What type of companies does Nexpay serve exactly, and why don’t banks want to take them?

We provide banking services and infrastructure for the digital assets industry, forex providers, and gambling and gaming platforms, and other online industries.

To date, Nexpay is processing over €2 billion annually, and we have helped over 600 businesses build what we call the future of digital payments infrastructure. These are challenging times for the economy, especially for digital assets, but we believe the future of money is closely intertwined with technology.

And I’m excited about the role we are playing in empowering fintech companies and other market participants to drive innovation.

What have been your biggest challenges with Nexpay? And your biggest victories?

Nurturing a fintech startup in today’s economic perfect storm, every victory is like conquering Mount Everest, while every mistake can lead to a Titanic situation.

Probably because of my Nordic character, what is important to me is not certain leaps but systematic thinking, measured approaches, and strategy in my work. This approach has enabled Nexpay to achieve a €5 billion value of serviced payments as of July 2022, operating in more than 30 countries across a range of different industries.

How would you assess this difficult moment in time for the digital assets industry?

What today many observers call “crypto winter” is nothing more than a particular cyclical nature of cryptocurrencies, which means its popularity rises strongly in growth periods, and in slower periods, the curve isn’t as drastic. The current devaluation – about 75% at the lowest point so far – is just the latest in a series of wild price gyrations.

In 2013/14, bitcoin declined from $1,127 to $172 (85%). In 2018, the collapse was 80% from the peak. It’s fair to say that the intensity of these waves has been hair-raising for anyone holding cryptos. 

What differs in the current situation from the previous cycles is that our entire world is broken geo-politically and economically. We are living through events that happen once in a lifetime, and we are experiencing multiple such events simultaneously. So it would not be a surprise if the current down-cycle lasts longer and is even more erratic than we’ve seen before. The overall feeling is more extensive uncertainty than usual, with investors searching for the appropriate actions to circumvent that.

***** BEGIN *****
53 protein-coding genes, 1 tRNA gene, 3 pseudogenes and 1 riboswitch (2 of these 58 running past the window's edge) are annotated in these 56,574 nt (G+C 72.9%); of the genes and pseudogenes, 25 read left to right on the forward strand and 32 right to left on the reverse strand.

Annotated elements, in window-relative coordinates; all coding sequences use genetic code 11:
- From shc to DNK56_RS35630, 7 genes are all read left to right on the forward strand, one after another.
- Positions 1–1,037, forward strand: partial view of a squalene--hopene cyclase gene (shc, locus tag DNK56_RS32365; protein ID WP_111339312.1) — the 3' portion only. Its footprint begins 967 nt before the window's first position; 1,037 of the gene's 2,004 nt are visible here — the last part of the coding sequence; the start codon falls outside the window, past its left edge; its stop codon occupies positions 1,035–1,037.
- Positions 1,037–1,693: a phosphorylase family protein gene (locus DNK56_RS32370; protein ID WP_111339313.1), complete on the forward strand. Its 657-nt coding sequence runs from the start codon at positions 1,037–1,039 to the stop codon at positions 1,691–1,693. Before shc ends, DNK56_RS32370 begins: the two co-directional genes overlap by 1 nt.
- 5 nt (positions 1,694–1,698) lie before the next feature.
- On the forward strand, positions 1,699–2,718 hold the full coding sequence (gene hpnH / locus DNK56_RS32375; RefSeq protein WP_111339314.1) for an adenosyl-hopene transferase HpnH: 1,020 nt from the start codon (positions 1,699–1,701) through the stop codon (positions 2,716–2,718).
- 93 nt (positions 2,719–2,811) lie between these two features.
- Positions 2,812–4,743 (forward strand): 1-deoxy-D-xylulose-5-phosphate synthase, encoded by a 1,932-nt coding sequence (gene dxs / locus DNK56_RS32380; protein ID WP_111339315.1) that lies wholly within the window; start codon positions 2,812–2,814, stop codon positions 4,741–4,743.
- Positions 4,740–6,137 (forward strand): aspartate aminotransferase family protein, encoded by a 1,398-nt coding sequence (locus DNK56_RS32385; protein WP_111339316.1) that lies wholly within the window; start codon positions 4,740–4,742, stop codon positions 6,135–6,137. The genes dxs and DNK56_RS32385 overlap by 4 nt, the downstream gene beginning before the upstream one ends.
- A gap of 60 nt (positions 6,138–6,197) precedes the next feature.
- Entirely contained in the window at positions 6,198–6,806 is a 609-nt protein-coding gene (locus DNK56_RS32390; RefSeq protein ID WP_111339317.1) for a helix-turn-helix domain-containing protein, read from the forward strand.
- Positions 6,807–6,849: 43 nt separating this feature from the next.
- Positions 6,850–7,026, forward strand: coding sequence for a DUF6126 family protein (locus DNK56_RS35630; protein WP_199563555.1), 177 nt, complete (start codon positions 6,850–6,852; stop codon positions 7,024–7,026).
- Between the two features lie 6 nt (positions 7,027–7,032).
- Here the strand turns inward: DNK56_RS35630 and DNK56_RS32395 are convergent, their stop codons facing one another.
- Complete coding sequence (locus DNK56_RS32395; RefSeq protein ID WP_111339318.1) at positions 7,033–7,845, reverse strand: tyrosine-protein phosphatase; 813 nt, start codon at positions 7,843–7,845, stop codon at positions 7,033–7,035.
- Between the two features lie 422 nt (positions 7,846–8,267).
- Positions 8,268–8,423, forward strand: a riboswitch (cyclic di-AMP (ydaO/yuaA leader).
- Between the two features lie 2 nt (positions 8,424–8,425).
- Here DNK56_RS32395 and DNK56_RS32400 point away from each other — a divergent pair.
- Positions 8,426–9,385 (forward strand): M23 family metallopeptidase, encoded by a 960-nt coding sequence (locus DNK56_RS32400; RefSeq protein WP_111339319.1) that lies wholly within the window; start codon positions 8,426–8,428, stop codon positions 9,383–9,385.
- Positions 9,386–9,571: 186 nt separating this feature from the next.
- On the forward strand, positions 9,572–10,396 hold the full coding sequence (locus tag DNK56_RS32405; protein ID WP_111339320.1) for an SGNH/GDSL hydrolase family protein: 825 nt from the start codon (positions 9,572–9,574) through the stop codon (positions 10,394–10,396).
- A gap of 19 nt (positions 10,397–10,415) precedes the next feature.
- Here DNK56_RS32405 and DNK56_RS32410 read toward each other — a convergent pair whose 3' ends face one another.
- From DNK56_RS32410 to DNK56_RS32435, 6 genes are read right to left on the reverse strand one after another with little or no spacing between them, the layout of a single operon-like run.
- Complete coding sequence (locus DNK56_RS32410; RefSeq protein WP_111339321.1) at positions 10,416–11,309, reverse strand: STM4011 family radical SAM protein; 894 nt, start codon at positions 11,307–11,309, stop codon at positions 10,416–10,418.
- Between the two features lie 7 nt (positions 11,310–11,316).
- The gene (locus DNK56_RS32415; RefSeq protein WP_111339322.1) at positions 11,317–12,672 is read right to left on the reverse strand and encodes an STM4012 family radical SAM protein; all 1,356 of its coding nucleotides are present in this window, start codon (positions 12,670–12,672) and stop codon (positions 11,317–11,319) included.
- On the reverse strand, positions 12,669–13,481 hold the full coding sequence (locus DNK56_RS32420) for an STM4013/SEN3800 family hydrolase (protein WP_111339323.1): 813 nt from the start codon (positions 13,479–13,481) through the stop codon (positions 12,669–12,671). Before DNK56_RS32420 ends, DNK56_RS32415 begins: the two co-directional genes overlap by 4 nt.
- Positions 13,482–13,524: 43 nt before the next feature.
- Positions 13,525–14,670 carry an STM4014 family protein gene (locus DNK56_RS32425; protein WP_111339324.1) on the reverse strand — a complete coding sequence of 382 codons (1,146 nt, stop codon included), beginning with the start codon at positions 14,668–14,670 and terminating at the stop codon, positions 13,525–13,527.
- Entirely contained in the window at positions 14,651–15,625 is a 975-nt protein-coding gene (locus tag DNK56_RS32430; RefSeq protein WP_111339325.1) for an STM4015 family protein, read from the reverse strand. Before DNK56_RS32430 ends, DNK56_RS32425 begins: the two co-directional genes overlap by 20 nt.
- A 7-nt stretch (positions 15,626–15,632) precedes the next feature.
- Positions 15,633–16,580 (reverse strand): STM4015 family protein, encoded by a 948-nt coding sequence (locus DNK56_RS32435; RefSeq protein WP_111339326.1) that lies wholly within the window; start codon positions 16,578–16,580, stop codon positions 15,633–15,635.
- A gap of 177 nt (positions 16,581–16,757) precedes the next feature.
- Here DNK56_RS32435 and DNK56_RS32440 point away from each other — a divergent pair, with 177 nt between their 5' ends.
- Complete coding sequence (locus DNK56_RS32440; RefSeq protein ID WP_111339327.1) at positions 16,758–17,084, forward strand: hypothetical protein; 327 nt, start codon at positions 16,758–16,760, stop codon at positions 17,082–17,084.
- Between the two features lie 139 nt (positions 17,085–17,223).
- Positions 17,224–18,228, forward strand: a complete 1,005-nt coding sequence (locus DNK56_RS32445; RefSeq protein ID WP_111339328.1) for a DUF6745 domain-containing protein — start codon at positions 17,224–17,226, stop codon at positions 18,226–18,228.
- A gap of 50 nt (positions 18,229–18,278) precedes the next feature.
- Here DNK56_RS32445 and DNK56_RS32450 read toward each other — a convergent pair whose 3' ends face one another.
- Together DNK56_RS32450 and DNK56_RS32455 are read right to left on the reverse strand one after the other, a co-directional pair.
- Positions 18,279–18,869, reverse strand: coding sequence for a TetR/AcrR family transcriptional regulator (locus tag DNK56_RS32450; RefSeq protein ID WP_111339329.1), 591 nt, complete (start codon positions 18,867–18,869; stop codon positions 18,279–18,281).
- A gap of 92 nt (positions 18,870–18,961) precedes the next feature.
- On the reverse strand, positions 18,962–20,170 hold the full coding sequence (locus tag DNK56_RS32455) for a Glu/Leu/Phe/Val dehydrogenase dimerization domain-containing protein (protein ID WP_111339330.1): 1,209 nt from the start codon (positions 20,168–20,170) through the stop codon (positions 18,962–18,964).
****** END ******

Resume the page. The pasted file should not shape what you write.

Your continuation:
Bitcoin investors who have been through a couple of cycles went into this cycle expecting the previous pattern, which hasn’t happened, and thus the future price movements for Bitcoin and other cryptocurrencies are very unclear. 

For other digital currencies, of course, this effect is similar, only multiplied, as Bitcoin, the flagship digital currency, is assumed to be more stable than the other coins.  Possibly the fact that we have a more developed crypto market than during the previous cycle plays in the dynamics of this cycle as well.

Why did you choose Lithuania for Nexpay? Was Latvia a consideration at all?

When we launched Nexpay 5 years ago, in terms of fintech and general business legislation, Lithuania was much more advanced than Latvia. The local fintech sector has built a reputable brand, and government policy has helped Lithuania establish itself as a fintech-friendly country in terms of regulation and the entire ecosystem.

The Bank of Lithuania has increased its competence to oversee cutting-edge financial services. Thanks to the country’s advanced regulation, a large number of fintech sector participants have operated in the country, creating one of the best ecosystems in the world. Not just the licensing but also the payments infrastructure that the Bank of Lithuania offers is also the best in Europe, attracting many companies.

Currently, the situation in Latvia is much better, but still, for the fintech industry as a whole, Lithuania remains at the top of the list.

If you could change one thing about the Baltic ecosystems for the better, what would it be?

I think a broader cross-Baltic collaboration to encourage business between the countries could be beneficial. Of course, due to the EU, we have seen this to some extent, and right now, it’s easier to move between countries than ever.

However, I would like to see more examples of all Baltic countries working together to make it even easier for businesses to move across the region. Lithuania has had a good track record of attracting the fintech industry. Estonia took the top spot for the 5th Anti-Money Laundering Directive as the country with the most advanced regulation and more straightforward setup.

Adoption of crypto regulation here combined with ease of doing business, accelerated by the e-residency program. At the same time, Latvia has had a fair share of success stories in attracting and growing considerable business successes. There is a potential for working together to attract businesses to the region instead of each country fighting for itself.

What’s next for Uldis, Nexpay and The Pursuit of Scrappiness?

Although Nexpay already has an established brand in the markets where we operate, there is still a lot of market share to grow, and that is what we will focus on, offering new products, excellent service and long-term relationships.

The podcast is nascent, with a dedicated audience and a well-defined niche. We are looking for ways to expand the audience, deepen the quality of the conversations and overall make an excellent educational and entertainment product.

As for me personally, I’m motivated to keep building our teams and adding fuel to this fire.

What is the best way for people to stay updated with the latest from you?

You can subscribe to my personal Twitter and LinkedIn accounts, as well as on updates from Nexpay (Twitter, LI, Facebook) and Pursuit of Scrappiness (Twitter, LI)